Circle Internet Financial, issuer of the second largest stablecoin, USD coin (USDC), will expand USDC to five new blockchains in an attempt to strengthen its market position and bolster access across multiple chains.
Circle also unveiled a tool called Cross-Chain Transfer Protocol to enhance USDC transactions between different blockchains.
The firm disclosed the plan Wednesday at its Converge22 conference in San Francisco.
According to a statement, USDC will begin to circulate on the Arbitrum One, NEAR, Optimism and Polkadot chains by the end of this year, with plans to enter the Cosmos ecosystem sometime in early 2023.
Circle’s expansion comes as competition among stablecoins – cryptocurrencies pegged to a government-issued currency such as the U.S. dollar – is heating up. Stablecoins are a $150 billion asset class within cryptocurrencies and serve as an important bridge between traditional finance and the crypto space for transactions and trading. USDC is the second-largest stablecoin of its kind and is widely used on decentralized finance (DeFi) platforms.
Read more: How Does USDC Work?
USDC’s market position, however, is being challenged. It has lost considerable market share recently and its circulating supply has dropped to $49 billion from $55 billion since August. A slew of decentralized finance (DeFi) platforms are crafting or have already issued their own native stablecoins, while rival top issuers Tether and crypto exchange Binance both stepped up to expand their own stablecoins, USDT and BUSD, respectively.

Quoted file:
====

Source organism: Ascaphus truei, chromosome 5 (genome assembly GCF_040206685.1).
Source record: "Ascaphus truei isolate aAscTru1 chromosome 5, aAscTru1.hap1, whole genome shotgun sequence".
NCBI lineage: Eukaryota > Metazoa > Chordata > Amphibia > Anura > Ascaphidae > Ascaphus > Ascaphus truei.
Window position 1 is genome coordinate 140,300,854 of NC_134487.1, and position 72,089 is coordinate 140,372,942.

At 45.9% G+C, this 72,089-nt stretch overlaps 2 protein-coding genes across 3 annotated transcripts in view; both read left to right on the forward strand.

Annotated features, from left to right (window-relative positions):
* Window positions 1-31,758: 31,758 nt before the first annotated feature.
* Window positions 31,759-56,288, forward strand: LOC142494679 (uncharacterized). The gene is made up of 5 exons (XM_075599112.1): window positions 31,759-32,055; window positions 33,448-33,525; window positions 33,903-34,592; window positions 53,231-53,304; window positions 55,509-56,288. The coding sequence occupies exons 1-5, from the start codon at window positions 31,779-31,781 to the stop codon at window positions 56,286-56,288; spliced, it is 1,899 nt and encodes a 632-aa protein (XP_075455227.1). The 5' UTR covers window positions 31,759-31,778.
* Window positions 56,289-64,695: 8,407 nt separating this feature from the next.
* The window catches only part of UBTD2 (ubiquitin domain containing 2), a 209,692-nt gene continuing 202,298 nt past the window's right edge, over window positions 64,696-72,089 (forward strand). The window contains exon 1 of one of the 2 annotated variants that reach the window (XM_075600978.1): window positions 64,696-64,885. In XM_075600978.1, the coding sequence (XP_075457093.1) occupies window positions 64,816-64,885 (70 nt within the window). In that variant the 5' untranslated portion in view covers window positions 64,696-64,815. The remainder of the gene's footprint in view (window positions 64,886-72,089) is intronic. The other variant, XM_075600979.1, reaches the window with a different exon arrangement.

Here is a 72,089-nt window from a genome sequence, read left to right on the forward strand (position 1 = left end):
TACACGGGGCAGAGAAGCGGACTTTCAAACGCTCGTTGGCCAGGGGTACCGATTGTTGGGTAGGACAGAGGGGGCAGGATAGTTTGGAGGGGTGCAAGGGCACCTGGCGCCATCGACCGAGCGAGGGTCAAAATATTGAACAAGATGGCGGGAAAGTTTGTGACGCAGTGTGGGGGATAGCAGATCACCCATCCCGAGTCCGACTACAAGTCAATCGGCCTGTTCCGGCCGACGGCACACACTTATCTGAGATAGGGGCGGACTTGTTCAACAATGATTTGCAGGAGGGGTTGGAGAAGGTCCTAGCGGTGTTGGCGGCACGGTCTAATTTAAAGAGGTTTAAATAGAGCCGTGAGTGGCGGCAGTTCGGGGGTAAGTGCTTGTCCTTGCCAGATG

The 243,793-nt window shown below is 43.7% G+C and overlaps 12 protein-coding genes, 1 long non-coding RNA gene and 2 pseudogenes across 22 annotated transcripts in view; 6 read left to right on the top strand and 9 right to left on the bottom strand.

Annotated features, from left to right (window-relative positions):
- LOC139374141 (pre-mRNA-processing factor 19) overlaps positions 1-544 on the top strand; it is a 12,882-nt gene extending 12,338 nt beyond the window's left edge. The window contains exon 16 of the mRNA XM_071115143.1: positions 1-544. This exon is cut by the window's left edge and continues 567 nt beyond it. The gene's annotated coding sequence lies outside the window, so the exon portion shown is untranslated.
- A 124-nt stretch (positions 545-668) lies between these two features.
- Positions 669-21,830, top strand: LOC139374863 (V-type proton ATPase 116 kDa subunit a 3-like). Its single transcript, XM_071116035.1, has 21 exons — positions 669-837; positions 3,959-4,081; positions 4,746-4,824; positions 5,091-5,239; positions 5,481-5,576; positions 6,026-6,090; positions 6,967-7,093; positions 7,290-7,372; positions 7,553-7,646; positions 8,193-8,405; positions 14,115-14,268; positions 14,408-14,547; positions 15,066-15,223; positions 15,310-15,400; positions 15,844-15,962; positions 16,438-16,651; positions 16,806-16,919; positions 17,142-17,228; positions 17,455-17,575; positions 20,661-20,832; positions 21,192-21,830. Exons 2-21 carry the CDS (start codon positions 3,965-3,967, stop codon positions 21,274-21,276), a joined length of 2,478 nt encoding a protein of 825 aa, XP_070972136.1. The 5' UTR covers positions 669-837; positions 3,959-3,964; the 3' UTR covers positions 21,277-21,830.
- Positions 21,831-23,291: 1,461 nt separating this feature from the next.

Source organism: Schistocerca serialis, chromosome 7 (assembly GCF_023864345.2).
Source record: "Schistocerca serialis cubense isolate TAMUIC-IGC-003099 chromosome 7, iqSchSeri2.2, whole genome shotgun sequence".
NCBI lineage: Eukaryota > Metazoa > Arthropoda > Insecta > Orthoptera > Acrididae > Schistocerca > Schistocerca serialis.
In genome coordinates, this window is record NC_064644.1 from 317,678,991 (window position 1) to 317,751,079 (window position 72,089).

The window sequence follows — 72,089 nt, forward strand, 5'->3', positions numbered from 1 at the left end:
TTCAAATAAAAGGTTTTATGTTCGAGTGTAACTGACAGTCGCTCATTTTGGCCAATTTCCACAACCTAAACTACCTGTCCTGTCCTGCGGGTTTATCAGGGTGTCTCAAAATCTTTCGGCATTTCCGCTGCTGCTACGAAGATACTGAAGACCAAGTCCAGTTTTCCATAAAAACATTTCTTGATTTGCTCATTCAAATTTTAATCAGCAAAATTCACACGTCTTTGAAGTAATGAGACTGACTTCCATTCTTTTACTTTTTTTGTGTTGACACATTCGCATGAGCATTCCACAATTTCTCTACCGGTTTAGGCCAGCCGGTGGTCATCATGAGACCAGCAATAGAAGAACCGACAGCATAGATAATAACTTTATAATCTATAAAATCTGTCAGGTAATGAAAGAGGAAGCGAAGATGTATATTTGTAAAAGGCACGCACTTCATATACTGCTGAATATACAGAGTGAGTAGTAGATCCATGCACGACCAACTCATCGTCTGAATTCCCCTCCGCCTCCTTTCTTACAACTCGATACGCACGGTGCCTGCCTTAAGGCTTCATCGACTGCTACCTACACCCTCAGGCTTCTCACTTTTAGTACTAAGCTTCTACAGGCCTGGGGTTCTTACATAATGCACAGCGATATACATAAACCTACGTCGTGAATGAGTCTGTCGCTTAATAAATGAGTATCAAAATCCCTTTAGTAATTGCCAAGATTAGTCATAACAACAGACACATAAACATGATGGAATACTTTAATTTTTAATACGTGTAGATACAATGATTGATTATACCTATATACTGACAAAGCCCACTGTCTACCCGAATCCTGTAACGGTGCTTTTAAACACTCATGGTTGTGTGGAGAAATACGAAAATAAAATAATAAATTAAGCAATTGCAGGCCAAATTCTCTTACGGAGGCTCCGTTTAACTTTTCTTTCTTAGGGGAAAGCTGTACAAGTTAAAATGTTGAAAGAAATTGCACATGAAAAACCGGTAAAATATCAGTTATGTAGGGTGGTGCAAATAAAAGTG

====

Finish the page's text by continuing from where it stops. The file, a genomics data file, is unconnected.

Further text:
Circle aims to bolster USDC’s availability across crypto networks, according to Joao Reginatto, Circle’s vice president of product.
“Extending multi-chain support for USDC opens the door for institutions, exchanges, developers and more to innovate and have easier access to a trusted and stable digital dollar,” Reginatto said in a statement.
As a result of the expansion, USDC will be available on 14 blockchains, having been issued previously on Algorand, Avalanche, Ethereum, Flow, Hedera, Polygon, Solana, Stellar and Tron. Its main rival, the $68 billion USDT, circulates on 13 chains and looks to expand to Polygon, according to Tether's website.
The transfer protocol will work via a mint-and-burn mechanism and be facilitated by bridging contracts. When someone sends USDC from one chain to another, the tool will destroy (burn) the transferred amount on the original chain and create (mint) the same amount on the destination chain.
The tool will debut on the Ethereum and Avalanche blockchains first, then will expand to the rest of the chains where USDC circulates.